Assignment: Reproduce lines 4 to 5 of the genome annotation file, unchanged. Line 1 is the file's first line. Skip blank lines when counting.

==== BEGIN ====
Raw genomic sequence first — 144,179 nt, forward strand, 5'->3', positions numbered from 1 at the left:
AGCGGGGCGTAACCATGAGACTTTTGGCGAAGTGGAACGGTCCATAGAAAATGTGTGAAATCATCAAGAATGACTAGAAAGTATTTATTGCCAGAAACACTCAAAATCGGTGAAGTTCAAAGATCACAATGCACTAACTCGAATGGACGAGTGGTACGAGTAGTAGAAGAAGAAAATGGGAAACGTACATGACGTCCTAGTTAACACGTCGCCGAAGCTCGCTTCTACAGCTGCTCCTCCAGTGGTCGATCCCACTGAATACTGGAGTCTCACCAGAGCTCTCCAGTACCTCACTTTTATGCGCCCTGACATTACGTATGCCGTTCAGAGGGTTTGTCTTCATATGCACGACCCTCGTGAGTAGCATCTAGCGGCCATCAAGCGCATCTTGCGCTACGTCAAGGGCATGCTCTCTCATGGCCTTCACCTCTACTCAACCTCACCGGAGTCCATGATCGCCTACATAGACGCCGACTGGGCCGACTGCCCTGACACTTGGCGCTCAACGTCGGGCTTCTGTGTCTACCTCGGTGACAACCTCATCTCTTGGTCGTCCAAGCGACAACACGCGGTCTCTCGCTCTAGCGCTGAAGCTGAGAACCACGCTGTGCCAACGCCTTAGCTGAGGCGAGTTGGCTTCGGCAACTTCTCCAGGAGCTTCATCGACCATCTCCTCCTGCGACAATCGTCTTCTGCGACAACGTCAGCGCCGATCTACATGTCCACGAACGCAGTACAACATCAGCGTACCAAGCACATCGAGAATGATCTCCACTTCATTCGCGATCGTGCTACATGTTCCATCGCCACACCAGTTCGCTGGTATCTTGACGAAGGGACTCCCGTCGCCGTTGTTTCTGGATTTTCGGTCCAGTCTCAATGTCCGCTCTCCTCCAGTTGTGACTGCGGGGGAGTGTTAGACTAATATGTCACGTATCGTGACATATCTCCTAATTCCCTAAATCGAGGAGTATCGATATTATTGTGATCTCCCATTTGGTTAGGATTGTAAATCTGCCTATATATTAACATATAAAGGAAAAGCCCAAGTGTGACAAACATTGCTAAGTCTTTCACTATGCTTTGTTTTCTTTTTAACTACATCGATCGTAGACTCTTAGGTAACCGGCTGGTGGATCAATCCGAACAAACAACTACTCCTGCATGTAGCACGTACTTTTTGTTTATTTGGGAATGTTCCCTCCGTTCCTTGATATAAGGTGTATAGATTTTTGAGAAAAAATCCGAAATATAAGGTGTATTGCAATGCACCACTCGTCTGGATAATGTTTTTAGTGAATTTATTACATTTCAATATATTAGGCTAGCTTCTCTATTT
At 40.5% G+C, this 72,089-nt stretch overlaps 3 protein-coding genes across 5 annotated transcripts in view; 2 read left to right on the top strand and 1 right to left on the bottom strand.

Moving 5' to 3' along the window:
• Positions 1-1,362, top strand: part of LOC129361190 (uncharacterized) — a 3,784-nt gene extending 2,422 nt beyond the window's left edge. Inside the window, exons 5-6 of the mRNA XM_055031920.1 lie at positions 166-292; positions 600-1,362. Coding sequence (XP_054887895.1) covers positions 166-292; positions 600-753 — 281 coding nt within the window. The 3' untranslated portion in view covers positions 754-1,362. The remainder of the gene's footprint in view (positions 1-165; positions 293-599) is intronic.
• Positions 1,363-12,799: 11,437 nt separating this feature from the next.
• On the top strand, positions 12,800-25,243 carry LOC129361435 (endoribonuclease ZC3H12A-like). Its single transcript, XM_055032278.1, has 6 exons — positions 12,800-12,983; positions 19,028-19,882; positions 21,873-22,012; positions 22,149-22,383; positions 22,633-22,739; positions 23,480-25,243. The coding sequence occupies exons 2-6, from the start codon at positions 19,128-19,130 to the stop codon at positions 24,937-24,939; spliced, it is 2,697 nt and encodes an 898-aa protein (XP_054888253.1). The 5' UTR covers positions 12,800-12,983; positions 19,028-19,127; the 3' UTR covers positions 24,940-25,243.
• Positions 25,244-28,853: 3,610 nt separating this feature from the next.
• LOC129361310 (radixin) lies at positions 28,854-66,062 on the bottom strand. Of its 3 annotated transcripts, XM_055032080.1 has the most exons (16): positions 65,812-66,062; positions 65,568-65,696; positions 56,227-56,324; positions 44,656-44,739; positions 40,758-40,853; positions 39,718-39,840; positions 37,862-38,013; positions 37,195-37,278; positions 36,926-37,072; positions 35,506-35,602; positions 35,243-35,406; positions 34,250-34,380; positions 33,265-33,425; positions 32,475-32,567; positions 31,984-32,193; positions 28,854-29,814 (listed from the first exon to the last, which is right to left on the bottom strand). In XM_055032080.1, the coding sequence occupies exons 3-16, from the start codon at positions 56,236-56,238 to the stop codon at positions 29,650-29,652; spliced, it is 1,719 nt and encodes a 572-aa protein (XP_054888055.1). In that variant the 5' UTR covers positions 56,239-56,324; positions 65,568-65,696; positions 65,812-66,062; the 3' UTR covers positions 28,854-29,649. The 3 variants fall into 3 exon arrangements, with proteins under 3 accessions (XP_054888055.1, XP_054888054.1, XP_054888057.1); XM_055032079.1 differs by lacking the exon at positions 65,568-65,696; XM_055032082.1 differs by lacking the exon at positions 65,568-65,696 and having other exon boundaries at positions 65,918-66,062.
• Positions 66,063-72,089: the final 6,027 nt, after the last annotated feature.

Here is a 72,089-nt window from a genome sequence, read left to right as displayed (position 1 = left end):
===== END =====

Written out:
Moving 5' to 3' along the window:
• Positions 1-1,362, top strand: part of LOC129361190 (uncharacterized) — a 3,784-nt gene extending 2,422 nt beyond the window's left edge. Inside the window, exons 5-6 of the mRNA XM_055031920.1 lie at positions 166-292; positions 600-1,362. Coding sequence (XP_054887895.1) covers positions 166-292; positions 600-753 — 281 coding nt within the window. The 3' untranslated portion in view covers positions 754-1,362. The remainder of the gene's footprint in view (positions 1-165; positions 293-599) is intronic.